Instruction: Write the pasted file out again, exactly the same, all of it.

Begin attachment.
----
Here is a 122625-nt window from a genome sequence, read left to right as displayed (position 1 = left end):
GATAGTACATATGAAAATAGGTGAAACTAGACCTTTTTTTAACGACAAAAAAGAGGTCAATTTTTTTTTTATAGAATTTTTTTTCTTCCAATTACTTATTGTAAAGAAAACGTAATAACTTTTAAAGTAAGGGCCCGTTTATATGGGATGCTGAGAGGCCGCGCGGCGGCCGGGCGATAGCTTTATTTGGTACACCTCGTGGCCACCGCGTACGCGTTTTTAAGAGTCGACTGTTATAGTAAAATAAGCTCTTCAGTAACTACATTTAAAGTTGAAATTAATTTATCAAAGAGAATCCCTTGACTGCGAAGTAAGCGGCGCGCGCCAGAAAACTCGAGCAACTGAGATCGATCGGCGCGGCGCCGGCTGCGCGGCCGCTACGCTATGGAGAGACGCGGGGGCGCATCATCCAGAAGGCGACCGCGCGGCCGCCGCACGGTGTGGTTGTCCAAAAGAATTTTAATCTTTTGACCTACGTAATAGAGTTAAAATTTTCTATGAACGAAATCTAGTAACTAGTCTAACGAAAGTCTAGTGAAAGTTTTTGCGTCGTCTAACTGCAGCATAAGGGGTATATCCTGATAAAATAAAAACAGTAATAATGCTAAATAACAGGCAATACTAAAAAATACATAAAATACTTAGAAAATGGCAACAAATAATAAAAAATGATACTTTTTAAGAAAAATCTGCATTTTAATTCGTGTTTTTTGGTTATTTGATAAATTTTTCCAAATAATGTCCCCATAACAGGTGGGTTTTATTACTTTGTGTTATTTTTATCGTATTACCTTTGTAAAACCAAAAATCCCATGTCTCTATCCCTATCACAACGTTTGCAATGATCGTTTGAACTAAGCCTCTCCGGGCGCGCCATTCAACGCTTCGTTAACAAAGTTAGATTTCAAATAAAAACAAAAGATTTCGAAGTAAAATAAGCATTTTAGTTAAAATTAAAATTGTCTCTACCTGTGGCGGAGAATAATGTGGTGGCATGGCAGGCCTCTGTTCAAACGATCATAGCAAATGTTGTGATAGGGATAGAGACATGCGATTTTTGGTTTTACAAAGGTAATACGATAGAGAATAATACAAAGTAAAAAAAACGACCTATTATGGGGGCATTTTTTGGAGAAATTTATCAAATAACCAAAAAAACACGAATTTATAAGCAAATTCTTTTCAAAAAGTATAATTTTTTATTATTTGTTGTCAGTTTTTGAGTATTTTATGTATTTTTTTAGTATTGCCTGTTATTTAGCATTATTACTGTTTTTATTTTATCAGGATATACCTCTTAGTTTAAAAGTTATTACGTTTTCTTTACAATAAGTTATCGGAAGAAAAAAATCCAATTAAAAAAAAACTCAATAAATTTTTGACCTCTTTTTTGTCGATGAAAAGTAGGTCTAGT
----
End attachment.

Here is a 122625-nt window from a genome sequence, read left to right as displayed (position 1 = left end):
GATAGTACATATGAAAATAGGTGAAACTAGACCTTTTTTTAACGACAAAAAAGAGGTCAATTTTTTTTTTATAGAATTTTTTTTCTTCCAATTACTTATTGTAAAGAAAACGTAATAACTTTTAAAGTAAGGGCCCGTTTATATGGGATGCTGAGAGGCCGCGCGGCGGCCGGGCGATAGCTTTATTTGGTACACCTCGTGGCCACCGCGTACGCGTTTTTAAGAGTCGACTGTTATAGTAAAATAAGCTCTTCAGTAACTACATTTAAAGTTGAAATTAATTTATCAAAGAGAATCCCTTGACTGCGAAGTAAGCGGCGCGCGCCAGAAAACTCGAGCAACTGAGATCGATCGGCGCGGCGCCGGCTGCGCGGCCGCTACGCTATGGAGAGACGCGGGGGCGCATCATCCAGAAGGCGACCGCGCGGCCGCCGCACGGTGTGGTTGTCCAAAAGAATTTTAATCTTTTGACCTACGTAATAGAGTTAAAATTTTCTATGAACGAAATCTAGTAACTAGTCTAACGAAAGTCTAGTGAAAGTTTTTGCGTCGTCTAACTGCAGCATAAGGGGTATATCCTGATAAAATAAAAACAGTAATAATGCTAAATAACAGGCAATACTAAAAAATACATAAAATACTTAGAAAATGGCAACAAATAATAAAAAATGATACTTTTTAAGAAAAATCTGCATTTTAATTCGTGTTTTTTGGTTATTTGATAAATTTTTCCAAATAATGTCCCCATAACAGGTGGGTTTTATTACTTTGTGTTATTTTTATCGTATTACCTTTGTAAAACCAAAAATCCCATGTCTCTATCCCTATCACAACGTTTGCAATGATCGTTTGAACTAAGCCTCTCCGGGCGCGCCATTCAACGCTTCGTTAACAAAGTTAGATTTCAAATAAAAACAAAAGATTTCGAAGTAAAATAAGCATTTTAGTTAAAATTAAAATTGTCTCTACCTGTGGCGGAGAATAATGTGGTGGCATGGCAGGCCTCTGTTCAAACGATCATAGCAAATGTTGTGATAGGGATAGAGACATGCGATTTTTGGTTTTACAAAGGTAATACGATAGAGAATAATACAAAGTAAAAAAAACGACCTATTATGGGGGCATTTTTTGGAGAAATTTATCAAATAACCAAAAAAACACGAATTTATAAGCAAATTCTTTTCAAAAAGTATAATTTTTTATTATTTGTTGTCAGTTTTTGAGTATTTTATGTATTTTTTTAGTATTGCCTGTTATTTAGCATTATTACTGTTTTTATTTTATCAGGATATACCTCTTAGTTTAAAAGTTATTACGTTTTCTTTACAATAAGTTATCGGAAGAAAAAAATCCAATTAAAAAAAAACTCAATAAATTTTTGACCTCTTTTTTGTCGATGAAAAGTAGGTCTAGT